Episode 4: Here's where the good football players are from, and why
Talent is not distributed equally. How and why may surprise you.
Good morning! Stop me if you’ve heard this one before, but Clemson just picked up a good recruit.
Not just any recruit, mind you, but the top rated quarterback recruit in the 2020 class, DJ Uiagalelei. He joins Bryan Bresee, the nation’s top rated defensive tackle (and maybe top recruit, period), Demarkcus Bowman, the #2 rated running back in the country, RJ Mickens, the top ranked safety in the country, and a slew of other elite prospects. We’re a long way until the first National Signing Day, but Clemson is putting together one of the best recruiting classes, ever.
Like any true recruiting powerhouse, Clemson can go just about anywhere in the country and get kids (Uigalelei plays high school football in California, for example), but the bulk of this class is in the South. Which would make sense. After all, that’s where Clemson is. It’s about halfway between Atlanta and Charlotte.
And that is where most of the best players in the country are too
In my opinion, the biggest business story relating to college football right now is what’s going to happen to TV rights money? That question is going to inform how good your football team might be in ten years. The biggest story that impacts how good your team is right now, a story that touches a ton of other political, economic, even religious stories is… where are the good high school football players?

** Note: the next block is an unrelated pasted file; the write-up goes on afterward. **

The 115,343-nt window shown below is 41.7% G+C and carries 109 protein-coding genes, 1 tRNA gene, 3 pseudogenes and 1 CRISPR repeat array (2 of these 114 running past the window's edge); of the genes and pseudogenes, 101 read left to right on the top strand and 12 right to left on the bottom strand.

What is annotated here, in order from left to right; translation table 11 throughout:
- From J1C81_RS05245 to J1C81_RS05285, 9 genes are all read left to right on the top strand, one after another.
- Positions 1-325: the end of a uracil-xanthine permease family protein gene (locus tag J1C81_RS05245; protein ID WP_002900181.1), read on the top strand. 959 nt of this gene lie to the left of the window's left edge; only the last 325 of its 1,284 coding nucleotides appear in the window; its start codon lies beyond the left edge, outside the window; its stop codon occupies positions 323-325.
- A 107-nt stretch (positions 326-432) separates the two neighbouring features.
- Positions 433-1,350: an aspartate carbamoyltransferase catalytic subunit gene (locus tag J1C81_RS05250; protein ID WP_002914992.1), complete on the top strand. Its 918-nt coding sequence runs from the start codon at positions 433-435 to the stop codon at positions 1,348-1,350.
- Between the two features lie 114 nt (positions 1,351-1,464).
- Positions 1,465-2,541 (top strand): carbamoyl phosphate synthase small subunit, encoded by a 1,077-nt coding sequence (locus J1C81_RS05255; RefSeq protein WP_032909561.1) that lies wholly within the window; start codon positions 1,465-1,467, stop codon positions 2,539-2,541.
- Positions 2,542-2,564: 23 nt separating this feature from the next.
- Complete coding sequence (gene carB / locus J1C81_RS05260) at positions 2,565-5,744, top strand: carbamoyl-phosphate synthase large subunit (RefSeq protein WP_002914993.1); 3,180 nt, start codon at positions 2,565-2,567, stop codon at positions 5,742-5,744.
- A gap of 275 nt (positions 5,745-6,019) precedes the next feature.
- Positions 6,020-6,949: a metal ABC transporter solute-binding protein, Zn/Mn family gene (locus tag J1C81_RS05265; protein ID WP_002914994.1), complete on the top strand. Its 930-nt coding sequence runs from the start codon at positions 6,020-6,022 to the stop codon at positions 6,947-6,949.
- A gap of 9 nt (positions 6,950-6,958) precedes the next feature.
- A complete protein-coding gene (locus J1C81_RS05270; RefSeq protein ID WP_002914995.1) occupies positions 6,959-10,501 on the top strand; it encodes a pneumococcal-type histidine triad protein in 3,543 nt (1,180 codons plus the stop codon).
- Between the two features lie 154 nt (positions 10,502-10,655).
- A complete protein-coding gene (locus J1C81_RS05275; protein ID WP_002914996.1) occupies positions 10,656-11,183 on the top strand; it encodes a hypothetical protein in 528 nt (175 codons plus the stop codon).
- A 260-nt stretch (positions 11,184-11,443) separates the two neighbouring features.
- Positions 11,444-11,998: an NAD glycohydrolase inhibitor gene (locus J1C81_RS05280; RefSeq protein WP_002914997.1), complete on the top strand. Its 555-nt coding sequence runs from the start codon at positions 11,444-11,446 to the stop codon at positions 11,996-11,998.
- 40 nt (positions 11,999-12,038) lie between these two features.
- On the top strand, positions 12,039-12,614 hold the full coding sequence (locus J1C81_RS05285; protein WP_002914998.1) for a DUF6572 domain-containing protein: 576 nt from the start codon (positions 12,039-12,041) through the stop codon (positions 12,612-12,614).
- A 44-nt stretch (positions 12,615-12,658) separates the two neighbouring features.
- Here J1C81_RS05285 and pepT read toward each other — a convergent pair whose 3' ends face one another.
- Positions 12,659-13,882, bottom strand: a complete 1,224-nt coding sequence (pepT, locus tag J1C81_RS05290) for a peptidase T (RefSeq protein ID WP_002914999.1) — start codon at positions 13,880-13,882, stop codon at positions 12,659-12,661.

Elite prep football talent isn’t distributed uniformly across the country. There are certain areas that produce more FBS-level athletes than others. Casual fans can probably identify some of those states…Florida, California, Texas. But it isn’t just high population states. New York produced few great football players in 2019, while places like Georgia, Alabama, and Louisiana produce quite a bit.
Recently, SB Nation’s Football Study Hall modeled this, tracking the top 400 recruits (every four- and five-star recruit, plus the top level three-stars that are getting lots of Power Conference attention) from 2006-2018, and looking at the geographic distribution. If you want to play with the data set, you can find it here.
The top ten looked something like this:
Adjusted for population size, the top ten looked like this:
Outside of D.C. and my home state of Ohio, that’s a whole lot of #South. And let’s be honest, one of the epicenters of prep talent in Ohio is Cincinnati, which is basically Kentucky. That’s the South. Don’t @ me.
Talent wasn’t always so concentrated in the South
We don’t have exact recruiting data from say, the mid 1960s. The Rivals era, what we might consider the modern era of recruiting analysis, only goes back over the last 20 years or so, and even mail order and newspaper recruiting services don’t go that far back.
But we can track the geographical base of where NFL players ended up, which is a loose approximation. Consider this map, for example, that shows the hometowns of anybody who had spent time on an NFL Roster in 1965. The darker the color, the more players from that county.
Sure, we see plenty of counties in the South that can claim a few players, but check out the deep red in places like Chicago, Cleveland and Pittsburgh, along with Los Angeles, even Massachusetts. There were more players from Cook County (home of Chicago) than the entire states of Georgia and Alabama in 1965. That’s part of the reason why programs like Miami, Florida State, and like, the entire ACC weren’t much to write home about in the mid-1960s.
Consider that same map in 2005:
Lots more darker colors in Dallas, Houston, South Florida, and all over the South. Much fewer in places like Western PA and Michigan.